The Sports Myth - Effects Of Practice On Success

1746 words, 7 pages

Intro Sample...

An American football player who, despite his rough childhood and not starting football until he was in high school, was drafted in the NFL as the 23rd pick for the Baltimore Ravens on April 26, 2009. He was also projected as one of the top prospects for the 2009 NFL draft. His story is told in the book by Michael Lewis The Blind Side, which was also made into an award winning film. His jersey was numbered 74 and the back side said Oher. The way he got there though is an interesting one. Michael Oher played football for the first time as a freshman at a public school in Memphis; he then transferred to Briarcrest Christian School. Already by the end of the 2003 football season, Oher was named Division II (2A) Lineman of the Year. Also,... View More »

Body Sample...

It is more complicated than that. Others disagree with Gladwell also.

David Epstein, an award-winning senior writer for Sports Illustrated who also has a master’s degree in environmental science, thinks the opposite of what Gladwell thinks. In Epstein’s book The Sports Gene, he clearly states what factors he believes have an effect in becoming an expert in sports. Epstein (2013) claims,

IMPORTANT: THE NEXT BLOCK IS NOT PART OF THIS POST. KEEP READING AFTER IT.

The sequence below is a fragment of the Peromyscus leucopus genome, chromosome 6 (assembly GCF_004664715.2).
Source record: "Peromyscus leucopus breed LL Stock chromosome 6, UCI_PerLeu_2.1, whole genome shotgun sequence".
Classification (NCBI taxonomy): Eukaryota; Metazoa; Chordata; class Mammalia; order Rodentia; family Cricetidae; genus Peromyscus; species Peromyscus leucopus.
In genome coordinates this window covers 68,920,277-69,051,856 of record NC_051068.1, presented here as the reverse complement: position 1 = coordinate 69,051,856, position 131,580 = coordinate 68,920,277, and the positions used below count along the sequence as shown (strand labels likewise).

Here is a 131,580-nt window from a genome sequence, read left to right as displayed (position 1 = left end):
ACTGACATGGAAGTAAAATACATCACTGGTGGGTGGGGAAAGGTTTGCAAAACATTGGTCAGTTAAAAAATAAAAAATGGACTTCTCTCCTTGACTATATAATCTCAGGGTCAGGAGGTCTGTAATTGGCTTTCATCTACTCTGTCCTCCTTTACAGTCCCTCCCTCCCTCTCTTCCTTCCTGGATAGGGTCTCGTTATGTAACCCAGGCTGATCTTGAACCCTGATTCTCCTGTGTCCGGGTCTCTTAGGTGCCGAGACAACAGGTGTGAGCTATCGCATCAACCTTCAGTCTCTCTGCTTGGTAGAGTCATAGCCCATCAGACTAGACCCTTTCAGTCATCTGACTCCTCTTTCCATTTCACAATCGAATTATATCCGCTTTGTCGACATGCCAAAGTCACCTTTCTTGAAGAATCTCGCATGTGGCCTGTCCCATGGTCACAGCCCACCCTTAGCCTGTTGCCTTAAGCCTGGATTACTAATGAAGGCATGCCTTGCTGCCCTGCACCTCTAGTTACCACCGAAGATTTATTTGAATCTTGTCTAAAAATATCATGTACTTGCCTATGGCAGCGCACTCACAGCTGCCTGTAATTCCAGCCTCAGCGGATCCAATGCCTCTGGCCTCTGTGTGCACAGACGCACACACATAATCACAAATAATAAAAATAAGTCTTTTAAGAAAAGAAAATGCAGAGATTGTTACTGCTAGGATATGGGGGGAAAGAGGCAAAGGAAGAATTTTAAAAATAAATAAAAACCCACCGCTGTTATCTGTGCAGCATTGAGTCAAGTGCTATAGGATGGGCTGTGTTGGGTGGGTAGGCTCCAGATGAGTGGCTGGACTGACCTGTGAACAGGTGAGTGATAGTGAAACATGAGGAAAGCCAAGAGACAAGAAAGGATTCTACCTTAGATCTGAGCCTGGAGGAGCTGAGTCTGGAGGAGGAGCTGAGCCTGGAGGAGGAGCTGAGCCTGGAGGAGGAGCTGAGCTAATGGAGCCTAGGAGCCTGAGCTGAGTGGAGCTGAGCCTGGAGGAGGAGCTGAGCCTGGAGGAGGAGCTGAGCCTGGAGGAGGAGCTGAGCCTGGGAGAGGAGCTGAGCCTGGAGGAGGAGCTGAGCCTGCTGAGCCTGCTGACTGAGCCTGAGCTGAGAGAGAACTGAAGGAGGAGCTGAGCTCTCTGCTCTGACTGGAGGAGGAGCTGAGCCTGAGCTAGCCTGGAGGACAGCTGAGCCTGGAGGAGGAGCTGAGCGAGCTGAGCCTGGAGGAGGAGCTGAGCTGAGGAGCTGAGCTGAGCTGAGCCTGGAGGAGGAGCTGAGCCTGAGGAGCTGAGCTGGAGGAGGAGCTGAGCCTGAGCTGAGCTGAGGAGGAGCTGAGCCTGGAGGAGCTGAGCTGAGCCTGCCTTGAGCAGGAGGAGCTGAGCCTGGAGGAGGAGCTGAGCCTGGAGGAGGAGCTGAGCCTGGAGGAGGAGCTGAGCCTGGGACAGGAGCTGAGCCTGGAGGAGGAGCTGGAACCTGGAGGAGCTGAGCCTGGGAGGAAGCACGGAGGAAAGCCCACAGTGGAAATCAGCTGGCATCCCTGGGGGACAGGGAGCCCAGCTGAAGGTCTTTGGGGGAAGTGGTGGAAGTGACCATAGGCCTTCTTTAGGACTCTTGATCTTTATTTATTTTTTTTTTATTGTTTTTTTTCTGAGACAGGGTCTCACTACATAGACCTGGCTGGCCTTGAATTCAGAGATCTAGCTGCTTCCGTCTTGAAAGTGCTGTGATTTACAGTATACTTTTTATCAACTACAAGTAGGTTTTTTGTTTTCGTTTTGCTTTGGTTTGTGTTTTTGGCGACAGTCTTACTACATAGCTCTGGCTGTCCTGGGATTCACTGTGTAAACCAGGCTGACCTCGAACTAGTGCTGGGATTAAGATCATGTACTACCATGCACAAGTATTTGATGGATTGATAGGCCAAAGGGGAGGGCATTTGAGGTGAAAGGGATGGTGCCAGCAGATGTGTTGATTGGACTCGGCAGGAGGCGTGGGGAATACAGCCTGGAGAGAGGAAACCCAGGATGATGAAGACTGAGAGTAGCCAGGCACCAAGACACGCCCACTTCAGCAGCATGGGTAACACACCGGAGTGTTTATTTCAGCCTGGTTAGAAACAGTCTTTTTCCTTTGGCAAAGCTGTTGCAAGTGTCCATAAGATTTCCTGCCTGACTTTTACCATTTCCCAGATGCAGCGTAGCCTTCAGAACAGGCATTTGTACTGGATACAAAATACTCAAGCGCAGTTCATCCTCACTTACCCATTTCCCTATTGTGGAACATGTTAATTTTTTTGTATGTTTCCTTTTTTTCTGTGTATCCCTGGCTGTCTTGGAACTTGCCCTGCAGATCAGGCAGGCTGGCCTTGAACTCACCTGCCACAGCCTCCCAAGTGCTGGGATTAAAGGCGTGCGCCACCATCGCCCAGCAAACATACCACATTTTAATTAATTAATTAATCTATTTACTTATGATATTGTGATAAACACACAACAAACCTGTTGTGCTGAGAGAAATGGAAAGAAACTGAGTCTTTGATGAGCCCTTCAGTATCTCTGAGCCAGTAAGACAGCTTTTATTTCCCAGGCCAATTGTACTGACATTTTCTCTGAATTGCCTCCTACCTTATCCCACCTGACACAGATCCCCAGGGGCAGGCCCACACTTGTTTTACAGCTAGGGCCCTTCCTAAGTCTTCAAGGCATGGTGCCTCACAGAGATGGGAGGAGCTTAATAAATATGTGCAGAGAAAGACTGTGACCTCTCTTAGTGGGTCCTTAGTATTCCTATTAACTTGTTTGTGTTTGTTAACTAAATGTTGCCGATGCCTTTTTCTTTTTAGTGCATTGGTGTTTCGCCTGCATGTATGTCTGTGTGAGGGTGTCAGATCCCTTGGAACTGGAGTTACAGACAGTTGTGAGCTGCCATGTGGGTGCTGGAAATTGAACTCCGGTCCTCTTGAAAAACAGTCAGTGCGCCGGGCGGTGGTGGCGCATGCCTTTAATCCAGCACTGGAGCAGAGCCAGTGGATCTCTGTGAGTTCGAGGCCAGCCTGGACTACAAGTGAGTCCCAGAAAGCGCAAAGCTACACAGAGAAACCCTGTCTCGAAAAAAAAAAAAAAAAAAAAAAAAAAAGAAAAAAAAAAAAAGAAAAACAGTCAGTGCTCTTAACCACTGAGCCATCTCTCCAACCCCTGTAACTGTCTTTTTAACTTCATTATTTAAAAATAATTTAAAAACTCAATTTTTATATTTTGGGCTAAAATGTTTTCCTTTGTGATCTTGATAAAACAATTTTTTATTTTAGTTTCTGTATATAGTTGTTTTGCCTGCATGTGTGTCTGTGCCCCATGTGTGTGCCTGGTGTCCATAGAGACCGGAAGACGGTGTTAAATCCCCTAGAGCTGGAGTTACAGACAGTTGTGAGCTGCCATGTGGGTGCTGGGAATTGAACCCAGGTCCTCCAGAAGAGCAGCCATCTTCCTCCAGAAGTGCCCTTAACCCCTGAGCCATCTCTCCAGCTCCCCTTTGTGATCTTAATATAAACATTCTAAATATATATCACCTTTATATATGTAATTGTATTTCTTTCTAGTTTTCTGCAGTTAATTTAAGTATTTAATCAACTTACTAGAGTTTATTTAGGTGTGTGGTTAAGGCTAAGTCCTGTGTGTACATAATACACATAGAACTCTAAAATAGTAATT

In fact, absolutely every single study of sports expertise, there is a tremendous range of hours of practice logged by the athletes who reach the same level, and very rarely do elite performers log 10,000 hours of sport-specific practice prior to reaching the top competitive plane, often competing in a number of other sports—and acquiring a range of other athlete skills—before zeroing in on one. (p. 33)

Again, it varies extremely between everybody on how long it takes to master a certain skill in sports. Meaning, there is too much inconsistency with the 10,000 hour rule for it to actually be an accurate way to determining the professional athletes from the non-professional athletes.

On the other hand, people still support and believe in the 10,000 hour rule. (2013) clearly shows this.

If you want to become an expert in your field, be that art, sport or business – you can. Contrary to popular belief, it is not always innate genius or talent that will make you a success; it’s the hours that you put in, which means that ANYONE can do it.

There are two things wrong with this opinion; saying that becoming an expert doesn’t require innate genius or talent, and ...

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